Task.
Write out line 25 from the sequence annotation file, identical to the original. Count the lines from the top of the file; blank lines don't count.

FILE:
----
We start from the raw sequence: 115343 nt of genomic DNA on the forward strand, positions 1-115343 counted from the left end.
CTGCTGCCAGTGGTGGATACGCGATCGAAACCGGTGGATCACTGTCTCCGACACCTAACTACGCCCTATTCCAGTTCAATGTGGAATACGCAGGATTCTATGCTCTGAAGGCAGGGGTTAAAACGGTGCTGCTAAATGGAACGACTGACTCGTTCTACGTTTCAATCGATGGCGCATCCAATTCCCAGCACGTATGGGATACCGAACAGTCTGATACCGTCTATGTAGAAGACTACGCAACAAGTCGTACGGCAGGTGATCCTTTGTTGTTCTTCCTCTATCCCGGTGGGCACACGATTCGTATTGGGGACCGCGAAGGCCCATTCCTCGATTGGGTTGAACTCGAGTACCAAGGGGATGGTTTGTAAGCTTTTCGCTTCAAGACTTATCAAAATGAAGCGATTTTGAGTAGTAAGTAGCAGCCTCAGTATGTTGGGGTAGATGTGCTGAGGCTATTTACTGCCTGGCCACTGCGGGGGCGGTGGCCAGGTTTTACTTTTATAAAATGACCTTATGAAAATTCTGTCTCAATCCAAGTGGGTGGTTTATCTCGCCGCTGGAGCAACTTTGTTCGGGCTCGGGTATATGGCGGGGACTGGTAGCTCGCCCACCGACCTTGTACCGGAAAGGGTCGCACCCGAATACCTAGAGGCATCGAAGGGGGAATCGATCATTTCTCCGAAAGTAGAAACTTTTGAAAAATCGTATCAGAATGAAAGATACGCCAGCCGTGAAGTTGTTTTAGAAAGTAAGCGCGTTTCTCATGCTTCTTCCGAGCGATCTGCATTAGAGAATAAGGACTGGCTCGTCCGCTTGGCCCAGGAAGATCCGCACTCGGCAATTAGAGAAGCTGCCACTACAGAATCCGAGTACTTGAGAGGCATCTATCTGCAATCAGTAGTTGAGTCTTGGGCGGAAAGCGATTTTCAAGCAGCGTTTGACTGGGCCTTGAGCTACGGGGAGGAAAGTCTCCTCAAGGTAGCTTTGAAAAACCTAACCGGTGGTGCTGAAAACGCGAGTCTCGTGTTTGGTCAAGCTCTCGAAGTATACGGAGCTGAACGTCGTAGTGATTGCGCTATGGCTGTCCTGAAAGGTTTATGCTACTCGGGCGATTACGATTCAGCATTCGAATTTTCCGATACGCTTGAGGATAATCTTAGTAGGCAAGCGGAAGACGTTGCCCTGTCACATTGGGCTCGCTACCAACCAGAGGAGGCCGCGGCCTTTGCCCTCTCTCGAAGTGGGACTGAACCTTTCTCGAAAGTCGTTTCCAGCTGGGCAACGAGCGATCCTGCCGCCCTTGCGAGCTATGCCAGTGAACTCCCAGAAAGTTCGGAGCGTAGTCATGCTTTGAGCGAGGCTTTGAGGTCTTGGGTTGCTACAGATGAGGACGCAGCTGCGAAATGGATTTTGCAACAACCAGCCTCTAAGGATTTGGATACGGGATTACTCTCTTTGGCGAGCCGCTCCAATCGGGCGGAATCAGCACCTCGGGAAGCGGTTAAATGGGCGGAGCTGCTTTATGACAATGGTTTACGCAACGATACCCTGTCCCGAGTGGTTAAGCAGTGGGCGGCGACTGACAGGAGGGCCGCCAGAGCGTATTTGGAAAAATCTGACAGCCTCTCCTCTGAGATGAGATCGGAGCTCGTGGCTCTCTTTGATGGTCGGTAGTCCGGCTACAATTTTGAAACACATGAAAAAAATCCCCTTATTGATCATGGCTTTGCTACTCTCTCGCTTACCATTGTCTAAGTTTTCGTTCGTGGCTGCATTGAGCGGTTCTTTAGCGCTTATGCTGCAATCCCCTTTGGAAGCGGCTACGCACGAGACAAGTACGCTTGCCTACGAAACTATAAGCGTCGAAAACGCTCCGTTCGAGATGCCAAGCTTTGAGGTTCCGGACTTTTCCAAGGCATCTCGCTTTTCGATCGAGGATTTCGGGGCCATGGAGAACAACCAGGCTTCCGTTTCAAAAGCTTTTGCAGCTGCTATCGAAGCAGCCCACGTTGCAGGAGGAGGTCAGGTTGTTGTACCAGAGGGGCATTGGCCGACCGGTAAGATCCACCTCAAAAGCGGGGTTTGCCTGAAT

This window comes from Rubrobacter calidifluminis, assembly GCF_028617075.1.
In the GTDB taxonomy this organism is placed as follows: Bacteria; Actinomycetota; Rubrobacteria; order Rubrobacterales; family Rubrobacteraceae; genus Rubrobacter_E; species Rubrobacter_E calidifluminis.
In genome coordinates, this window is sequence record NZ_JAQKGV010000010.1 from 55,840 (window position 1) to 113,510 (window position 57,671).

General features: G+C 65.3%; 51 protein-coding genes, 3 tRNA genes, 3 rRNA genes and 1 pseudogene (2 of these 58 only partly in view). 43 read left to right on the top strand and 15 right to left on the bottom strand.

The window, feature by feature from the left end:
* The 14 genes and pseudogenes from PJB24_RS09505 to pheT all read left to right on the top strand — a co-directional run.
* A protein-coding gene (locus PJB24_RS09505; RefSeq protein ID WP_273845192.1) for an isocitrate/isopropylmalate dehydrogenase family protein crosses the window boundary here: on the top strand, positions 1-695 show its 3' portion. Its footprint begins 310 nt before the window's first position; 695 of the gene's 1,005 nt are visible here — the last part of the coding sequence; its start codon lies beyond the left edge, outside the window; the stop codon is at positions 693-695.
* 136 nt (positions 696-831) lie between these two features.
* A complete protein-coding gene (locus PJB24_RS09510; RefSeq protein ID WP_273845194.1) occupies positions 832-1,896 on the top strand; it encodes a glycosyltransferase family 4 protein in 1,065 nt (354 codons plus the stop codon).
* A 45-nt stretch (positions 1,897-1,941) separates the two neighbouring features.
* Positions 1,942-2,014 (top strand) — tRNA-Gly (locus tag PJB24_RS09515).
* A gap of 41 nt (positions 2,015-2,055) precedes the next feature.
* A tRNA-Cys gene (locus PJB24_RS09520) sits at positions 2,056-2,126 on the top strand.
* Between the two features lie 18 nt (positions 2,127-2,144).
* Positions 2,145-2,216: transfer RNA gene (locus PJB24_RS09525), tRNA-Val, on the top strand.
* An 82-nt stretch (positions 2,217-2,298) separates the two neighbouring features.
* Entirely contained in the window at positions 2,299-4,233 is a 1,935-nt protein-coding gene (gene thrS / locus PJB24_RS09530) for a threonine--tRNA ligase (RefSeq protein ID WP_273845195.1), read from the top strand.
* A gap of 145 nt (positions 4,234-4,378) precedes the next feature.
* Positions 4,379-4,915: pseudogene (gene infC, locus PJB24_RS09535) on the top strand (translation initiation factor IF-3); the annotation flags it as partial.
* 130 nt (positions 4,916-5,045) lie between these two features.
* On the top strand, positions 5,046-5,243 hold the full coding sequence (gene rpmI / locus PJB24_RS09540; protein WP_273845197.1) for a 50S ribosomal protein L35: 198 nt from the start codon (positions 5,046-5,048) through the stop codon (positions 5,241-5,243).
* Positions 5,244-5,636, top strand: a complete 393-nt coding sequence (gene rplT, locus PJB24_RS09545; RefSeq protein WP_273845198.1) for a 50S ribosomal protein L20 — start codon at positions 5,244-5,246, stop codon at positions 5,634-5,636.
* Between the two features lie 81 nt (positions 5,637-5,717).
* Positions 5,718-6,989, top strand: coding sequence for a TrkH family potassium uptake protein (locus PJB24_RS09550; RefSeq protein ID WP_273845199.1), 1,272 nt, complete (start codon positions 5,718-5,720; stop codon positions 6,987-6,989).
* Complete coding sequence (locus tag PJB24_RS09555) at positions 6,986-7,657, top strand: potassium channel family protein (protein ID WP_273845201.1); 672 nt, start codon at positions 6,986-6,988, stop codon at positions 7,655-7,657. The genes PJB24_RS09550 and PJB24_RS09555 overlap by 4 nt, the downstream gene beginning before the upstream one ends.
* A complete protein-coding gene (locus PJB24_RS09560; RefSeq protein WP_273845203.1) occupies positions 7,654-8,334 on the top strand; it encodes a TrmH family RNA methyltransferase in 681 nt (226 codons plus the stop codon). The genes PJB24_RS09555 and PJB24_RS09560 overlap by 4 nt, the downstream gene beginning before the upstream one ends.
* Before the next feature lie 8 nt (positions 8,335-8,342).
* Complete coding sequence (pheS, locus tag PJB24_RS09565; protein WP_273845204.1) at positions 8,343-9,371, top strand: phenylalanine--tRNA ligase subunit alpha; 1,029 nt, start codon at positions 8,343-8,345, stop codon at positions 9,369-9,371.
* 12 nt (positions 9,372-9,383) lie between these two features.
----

* Between the two features lie 81 nt (positions 5,637-5,717).